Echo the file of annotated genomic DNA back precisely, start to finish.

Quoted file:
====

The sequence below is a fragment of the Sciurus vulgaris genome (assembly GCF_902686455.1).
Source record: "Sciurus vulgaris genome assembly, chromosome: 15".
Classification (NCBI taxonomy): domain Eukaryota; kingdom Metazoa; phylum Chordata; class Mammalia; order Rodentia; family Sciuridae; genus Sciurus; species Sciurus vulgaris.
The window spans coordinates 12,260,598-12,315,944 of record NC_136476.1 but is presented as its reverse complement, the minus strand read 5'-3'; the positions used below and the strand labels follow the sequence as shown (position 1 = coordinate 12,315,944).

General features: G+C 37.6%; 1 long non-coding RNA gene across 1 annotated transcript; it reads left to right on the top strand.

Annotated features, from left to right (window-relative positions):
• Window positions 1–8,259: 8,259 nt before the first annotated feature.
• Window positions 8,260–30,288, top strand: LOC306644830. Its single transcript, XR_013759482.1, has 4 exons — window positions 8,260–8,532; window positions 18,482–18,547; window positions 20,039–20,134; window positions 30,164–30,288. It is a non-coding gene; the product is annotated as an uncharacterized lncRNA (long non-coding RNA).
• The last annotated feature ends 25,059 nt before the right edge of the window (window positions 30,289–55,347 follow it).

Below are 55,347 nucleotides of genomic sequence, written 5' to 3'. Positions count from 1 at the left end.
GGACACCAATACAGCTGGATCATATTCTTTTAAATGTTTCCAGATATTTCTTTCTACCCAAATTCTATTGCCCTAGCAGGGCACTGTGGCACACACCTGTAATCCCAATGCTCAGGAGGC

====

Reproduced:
The sequence below is a fragment of the Sciurus vulgaris genome (assembly GCF_902686455.1).
Source record: "Sciurus vulgaris genome assembly, chromosome: 15".
Classification (NCBI taxonomy): domain Eukaryota; kingdom Metazoa; phylum Chordata; class Mammalia; order Rodentia; family Sciuridae; genus Sciurus; species Sciurus vulgaris.
The window spans coordinates 12,260,598-12,315,944 of record NC_136476.1 but is presented as its reverse complement, the minus strand read 5'-3'; the positions used below and the strand labels follow the sequence as shown (position 1 = coordinate 12,315,944).

General features: G+C 37.6%; 1 long non-coding RNA gene across 1 annotated transcript; it reads left to right on the top strand.

Annotated features, from left to right (window-relative positions):
• Window positions 1–8,259: 8,259 nt before the first annotated feature.
• Window positions 8,260–30,288, top strand: LOC306644830. Its single transcript, XR_013759482.1, has 4 exons — window positions 8,260–8,532; window positions 18,482–18,547; window positions 20,039–20,134; window positions 30,164–30,288. It is a non-coding gene; the product is annotated as an uncharacterized lncRNA (long non-coding RNA).
• The last annotated feature ends 25,059 nt before the right edge of the window (window positions 30,289–55,347 follow it).

Below are 55,347 nucleotides of genomic sequence, written 5' to 3'. Positions count from 1 at the left end.
GGACACCAATACAGCTGGATCATATTCTTTTAAATGTTTCCAGATATTTCTTTCTACCCAAATTCTATTGCCCTAGCAGGGCACTGTGGCACACACCTGTAATCCCAATGCTCAGGAGGC